The system will ask you for the remote user’s password once again. Enter the password to confirm the transfer process.
Between Two Remote Hosts
To copy files between two remote servers, both the source and destination paths must be directories on the remote hosts.
scp user1@remote-host1:/home/document.txt user2@remote-host2:/home/folder/document.txt
Again, a prompt will appear asking you to enter the password for each of the two users.
Scp Command-Line Options
Apart from simply transferring the files from source to destination, scp has some additional options that can be invoked using specific arguments.
Change the Port
By default, the scp command works on port 22. However, you can always overwrite the default configuration and change the port. The -P flag allows you to do the same.
To use some other port number while copying files from a local host to a remote host:
scp -P 35 /home/document.txt user@remote-host:/home/document.txt
The aforementioned command will ensure that the scp command uses port 35 for transferring files.
Preserve File Timestamps
You might know that Linux sets timestamps for each file to store the modification time, access time, and change time associated with the file. When you transfer the file to another location using scp, the timestamps of the destination file are overridden by the current time.
If for any reason you want to preserve these timestamps, use the -p flag. Notice that -P and -p flags are different from each other.
scp -p /home/document.txt user@remote-host:/home/remote/document.txt
If you want to copy directories instead of files, use the -r flag to transfer directories recursively.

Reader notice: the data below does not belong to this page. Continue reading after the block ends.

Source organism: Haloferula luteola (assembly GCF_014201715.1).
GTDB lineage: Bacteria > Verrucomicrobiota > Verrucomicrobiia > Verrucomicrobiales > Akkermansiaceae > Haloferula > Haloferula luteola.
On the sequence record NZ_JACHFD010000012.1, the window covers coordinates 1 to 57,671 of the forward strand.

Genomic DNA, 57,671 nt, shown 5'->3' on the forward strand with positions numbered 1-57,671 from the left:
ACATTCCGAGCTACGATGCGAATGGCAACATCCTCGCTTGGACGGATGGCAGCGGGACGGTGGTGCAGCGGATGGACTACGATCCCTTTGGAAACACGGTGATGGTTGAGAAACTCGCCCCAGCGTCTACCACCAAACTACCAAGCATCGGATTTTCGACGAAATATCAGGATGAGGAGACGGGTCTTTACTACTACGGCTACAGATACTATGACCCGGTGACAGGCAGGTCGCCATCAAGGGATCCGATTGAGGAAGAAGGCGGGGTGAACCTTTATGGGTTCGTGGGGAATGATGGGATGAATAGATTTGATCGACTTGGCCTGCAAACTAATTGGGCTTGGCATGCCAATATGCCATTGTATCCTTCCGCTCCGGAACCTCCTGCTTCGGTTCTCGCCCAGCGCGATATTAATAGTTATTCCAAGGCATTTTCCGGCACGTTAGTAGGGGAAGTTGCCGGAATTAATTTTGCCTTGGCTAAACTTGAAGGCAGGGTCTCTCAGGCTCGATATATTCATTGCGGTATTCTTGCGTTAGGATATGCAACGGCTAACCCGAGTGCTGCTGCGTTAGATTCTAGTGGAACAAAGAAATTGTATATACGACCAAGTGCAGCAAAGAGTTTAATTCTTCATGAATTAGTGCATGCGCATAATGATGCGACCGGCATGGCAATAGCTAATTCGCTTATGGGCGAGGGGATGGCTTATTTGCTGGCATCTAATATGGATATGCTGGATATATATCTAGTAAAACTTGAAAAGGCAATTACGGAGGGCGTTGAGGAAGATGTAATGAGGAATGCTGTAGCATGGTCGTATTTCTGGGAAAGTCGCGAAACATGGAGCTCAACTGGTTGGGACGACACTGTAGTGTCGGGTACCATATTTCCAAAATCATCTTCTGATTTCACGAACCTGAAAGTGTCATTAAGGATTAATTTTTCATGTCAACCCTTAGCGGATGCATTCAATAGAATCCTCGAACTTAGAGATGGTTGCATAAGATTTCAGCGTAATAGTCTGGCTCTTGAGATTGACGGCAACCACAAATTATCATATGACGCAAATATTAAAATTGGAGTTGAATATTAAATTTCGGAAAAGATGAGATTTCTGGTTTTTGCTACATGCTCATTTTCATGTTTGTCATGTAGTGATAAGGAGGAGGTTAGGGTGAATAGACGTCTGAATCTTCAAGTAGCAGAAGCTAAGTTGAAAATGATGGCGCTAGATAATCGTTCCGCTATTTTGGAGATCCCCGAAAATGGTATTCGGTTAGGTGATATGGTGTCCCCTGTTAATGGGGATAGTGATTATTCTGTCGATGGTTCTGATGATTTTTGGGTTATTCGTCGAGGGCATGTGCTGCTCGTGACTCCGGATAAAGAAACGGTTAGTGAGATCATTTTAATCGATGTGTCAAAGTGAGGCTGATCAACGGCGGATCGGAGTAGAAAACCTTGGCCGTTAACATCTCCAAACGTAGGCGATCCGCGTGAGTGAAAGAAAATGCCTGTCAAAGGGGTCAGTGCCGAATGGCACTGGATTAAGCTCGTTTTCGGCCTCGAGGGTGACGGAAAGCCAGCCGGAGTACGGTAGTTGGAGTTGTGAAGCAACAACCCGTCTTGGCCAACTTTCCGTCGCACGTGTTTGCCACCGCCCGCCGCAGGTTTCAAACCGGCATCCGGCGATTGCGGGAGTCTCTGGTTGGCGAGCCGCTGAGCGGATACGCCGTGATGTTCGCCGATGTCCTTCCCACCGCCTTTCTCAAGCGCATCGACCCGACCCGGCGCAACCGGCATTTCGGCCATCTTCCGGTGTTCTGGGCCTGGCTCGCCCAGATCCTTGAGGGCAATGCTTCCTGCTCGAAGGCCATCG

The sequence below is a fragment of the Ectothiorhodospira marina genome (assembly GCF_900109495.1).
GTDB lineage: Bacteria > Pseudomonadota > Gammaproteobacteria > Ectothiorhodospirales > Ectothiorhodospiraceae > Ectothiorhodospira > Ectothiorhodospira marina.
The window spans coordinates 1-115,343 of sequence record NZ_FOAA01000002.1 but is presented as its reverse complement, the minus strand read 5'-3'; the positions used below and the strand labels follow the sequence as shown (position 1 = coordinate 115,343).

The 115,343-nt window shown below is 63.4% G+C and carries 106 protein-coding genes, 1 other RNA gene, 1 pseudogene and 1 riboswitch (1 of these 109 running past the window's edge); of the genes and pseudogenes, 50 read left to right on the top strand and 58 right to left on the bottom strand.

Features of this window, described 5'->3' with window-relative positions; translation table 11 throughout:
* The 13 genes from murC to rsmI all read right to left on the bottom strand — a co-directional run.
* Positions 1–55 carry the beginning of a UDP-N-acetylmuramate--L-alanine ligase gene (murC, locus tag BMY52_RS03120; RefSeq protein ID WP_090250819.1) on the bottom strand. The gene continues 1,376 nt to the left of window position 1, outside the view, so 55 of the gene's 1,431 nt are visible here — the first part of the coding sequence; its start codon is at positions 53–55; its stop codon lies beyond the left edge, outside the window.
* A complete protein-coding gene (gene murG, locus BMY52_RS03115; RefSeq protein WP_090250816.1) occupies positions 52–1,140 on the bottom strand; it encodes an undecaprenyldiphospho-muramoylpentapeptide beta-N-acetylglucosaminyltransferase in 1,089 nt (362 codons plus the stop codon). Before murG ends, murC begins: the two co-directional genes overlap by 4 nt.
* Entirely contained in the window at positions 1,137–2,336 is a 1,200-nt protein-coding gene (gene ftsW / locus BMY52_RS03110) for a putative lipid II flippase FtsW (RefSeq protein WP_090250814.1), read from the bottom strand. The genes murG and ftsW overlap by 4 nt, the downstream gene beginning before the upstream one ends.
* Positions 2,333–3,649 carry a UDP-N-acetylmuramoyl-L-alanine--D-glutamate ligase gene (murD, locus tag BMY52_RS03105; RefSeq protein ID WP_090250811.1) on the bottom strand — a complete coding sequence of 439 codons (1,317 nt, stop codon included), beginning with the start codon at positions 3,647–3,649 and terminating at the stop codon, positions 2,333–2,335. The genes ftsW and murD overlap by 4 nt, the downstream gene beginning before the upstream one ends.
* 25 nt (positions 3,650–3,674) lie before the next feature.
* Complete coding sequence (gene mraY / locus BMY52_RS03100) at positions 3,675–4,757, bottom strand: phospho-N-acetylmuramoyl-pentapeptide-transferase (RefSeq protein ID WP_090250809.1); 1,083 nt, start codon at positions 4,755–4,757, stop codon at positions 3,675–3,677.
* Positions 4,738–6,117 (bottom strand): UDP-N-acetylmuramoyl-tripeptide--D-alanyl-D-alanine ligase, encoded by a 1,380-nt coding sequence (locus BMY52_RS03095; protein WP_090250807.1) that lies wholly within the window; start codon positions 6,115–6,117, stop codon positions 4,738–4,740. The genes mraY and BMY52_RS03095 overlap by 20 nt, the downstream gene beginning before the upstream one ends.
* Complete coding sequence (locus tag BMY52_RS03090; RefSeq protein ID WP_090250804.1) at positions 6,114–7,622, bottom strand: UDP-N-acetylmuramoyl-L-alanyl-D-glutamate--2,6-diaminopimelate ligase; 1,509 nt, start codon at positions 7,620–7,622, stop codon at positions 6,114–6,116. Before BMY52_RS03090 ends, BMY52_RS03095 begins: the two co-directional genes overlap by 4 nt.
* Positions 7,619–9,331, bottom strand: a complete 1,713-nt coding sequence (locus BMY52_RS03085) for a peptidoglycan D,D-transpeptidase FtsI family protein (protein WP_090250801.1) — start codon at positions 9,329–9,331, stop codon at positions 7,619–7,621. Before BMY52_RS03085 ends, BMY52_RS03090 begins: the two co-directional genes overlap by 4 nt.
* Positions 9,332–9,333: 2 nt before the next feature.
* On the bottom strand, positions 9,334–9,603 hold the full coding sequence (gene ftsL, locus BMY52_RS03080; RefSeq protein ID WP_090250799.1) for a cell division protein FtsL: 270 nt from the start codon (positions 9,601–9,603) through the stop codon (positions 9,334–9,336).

scp -r user@remote-host:/home/videos /home/videos
When you enter the scp command in order to transfer files, the terminal displays the progress bar and other related information on the screen. However, you can choose not to view this information using the -q flag.
scp -q user@remote-host:/home/document.txt /home/document.txt
Use a Keypair File for Authentication
If you want to authenticate the remote host connection using a keypair file, specify the path of the file using the -i flag.
scp -i /home/keypair.pem /home/document.txt user@remote-host:/home/document.txt
Chaining Multiple Flags Together
Just like any other Linux command, you can chain multiple arguments together to make the scp command more effective.
For example, to change the port and transfer files in suppressed mode:
scp -P 34 -q user@remote-host:/home/document.txt home/document.txt
If you want to use a keypair file for authentication and need to copy directories to the destination path:
scp -i /home/secret/keypair.pem -r /home/folder user@remote-host:/home/folder
File Transfer Between Linux Systems
In the world of the internet, transferring files between systems has become an essential task. For those who are administrating Linux servers, sometimes it is important to take a backup of the server before issuing a specific command. In situations like this, the scp command comes in handy.
Similarly, the cp command helps in copying the files from one location to another in a local system. There are many basic commands that are a must if you’re just getting started with Linux.